How to Tend to Skin for Acne
The skin produces an oil called sebum, which is important for maintaining skin moisture, as the Nemours Foundation notes. However, sebum can clog pores, contributing to acne breakouts. Pores also clog with dead skin cells and bacteria, and the obstructed hair follicles can become inflamed. Tending to skin to prevent and control acne means treating these contributing factors by reducing sebum, helping your skin properly eliminate dead skin cells, being proactive about limiting bacteria and soothing inflammation. Mild to moderate acne is generally manageable at home, but more severe acne usually requires help from a dermatologist.
Clean acne-prone areas of skin two times a day and after getting sweaty to reduce bacteria. Wet your skin with lukewarm water, or water slightly cooler than body-temperature. Use a mild, non-abrasive, alcohol-free soap, as the American Academy of Dermatology's website AcneNet advises. Massage just enough soap to create a lather into your skin in circular motions for about 15 to 20 seconds. Use your fingers, rather than a washcloth, to prevent irritation. Rinse your skin thoroughly with lukewarm water, as cold water doesn't adequately remove residue, and hot water can damage or dry out your skin. Dab your skin dry with a clean towel.
Shampoo your hair daily to limit dirt and oil that can spread to your face. Avoid hair-styling products, which can also transfer oil and irritating ingredients from your hair onto your facial skin. Tie long hair back to keep it off your face.
Apply a topical over-the-counter product designed for acne control to the skin after cleansing. Opt for benzoyl peroxide-based products if they aren't too irritating to your skin, as they reduce bacteria and remove dead skin cells and excess oil, according to MayoClinic.com. Massage in small daubs over acne-prone areas, taking care not to get any in your mouth, eyes or nose. Try products made with salicylic acid or alpha hydroxy acids as alternatives. Apply acne ointment as indicated in the product directions, or as instructed by your dermatologist.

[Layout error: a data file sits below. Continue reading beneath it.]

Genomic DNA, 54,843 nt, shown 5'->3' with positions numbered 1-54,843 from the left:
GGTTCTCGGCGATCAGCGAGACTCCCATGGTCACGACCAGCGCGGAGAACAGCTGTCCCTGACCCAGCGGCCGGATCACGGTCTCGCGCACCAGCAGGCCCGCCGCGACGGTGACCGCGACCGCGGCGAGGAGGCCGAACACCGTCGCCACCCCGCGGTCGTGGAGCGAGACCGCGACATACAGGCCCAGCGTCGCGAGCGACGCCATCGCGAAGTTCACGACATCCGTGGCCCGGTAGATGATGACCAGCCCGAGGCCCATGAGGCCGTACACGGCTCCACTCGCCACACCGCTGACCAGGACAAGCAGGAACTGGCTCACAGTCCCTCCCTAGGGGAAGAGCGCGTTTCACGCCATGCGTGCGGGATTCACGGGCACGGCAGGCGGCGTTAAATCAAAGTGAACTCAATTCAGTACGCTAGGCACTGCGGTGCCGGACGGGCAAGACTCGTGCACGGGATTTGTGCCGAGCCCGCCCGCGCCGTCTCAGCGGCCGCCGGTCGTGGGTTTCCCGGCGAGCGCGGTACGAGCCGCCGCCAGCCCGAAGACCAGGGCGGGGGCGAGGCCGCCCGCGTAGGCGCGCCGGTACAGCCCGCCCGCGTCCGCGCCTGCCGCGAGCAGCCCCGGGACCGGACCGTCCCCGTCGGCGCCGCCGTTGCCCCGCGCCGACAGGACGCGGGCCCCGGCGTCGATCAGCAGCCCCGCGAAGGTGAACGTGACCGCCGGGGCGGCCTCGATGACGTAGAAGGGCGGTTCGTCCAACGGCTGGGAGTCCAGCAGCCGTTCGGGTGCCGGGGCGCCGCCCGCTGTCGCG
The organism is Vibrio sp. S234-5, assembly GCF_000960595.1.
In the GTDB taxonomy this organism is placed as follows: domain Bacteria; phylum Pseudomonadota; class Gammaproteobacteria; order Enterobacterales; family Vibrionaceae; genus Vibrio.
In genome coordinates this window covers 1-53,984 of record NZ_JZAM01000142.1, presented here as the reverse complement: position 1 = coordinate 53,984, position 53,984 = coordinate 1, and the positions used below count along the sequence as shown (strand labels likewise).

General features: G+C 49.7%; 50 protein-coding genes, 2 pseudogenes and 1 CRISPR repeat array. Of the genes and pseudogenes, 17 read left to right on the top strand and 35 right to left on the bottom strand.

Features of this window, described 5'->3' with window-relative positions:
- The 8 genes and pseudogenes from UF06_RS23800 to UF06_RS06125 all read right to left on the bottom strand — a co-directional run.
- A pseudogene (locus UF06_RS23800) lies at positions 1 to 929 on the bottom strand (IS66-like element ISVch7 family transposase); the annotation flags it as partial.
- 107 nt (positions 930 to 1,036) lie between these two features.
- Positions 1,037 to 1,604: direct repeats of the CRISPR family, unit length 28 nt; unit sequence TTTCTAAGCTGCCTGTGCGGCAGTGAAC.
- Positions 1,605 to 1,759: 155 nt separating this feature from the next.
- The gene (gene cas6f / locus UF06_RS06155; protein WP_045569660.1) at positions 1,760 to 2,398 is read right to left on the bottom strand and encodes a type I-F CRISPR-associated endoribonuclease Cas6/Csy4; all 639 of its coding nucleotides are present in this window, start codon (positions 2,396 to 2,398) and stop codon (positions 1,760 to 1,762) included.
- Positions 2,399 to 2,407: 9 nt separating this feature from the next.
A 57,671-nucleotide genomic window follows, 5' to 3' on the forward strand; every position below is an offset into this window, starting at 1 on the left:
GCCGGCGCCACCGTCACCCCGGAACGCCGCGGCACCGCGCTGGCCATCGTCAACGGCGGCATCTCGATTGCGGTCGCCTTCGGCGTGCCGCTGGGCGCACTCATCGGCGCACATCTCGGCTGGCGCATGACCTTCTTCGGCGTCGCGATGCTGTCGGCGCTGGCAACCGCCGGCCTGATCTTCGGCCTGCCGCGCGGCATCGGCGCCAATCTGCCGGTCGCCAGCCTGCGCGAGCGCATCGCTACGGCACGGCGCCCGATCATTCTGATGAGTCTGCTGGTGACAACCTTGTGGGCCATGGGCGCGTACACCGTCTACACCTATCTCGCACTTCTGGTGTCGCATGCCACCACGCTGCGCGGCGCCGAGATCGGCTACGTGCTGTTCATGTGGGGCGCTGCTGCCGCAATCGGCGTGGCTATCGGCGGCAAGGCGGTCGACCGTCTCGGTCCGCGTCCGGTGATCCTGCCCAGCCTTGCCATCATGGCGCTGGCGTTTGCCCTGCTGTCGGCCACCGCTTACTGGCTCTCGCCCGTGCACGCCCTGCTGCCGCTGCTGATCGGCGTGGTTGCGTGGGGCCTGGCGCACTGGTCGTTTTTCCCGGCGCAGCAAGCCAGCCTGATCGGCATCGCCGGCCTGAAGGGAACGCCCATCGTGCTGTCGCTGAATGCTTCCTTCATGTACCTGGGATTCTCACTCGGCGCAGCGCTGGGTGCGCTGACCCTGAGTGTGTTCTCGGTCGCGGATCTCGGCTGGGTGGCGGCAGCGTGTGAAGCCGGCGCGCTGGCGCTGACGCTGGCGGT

Dampen your stubble with warm water before shaving to soften the hair around acne-prone skin. Shave without applying too much pressure, and never attempt to slice acne off with a razor, as this can make acne worse, according to AcneNet. Try both electric and standard razors to see which is less irritating to your skin.
Take off makeup completely before going to sleep, as it will clog pores overnight. Purchase makeup and skin care products that specify they won't worsen acne conditions. Look for oil-free, noncomedogenic or nonacnegenic labels.
Overview Skin acne is a common condition that occurs when the hair follicles just under the skin bec...
Overview In most people, acne is more annoyance than serious condition. But in a small percentage of...
Overview Normally, acne develops as a result of dead skin and excess oil. These two materials can ac...
Overview According to the Mayo Clinic, acne is caused by hormonal, hereditary or environmental facto...
Overview The American Academy of Dermatology notes that acne, also known as acne vulgaris, is the mo...
Most people experience some form of acne during their lifetime. Acne not only affects teenagers but ...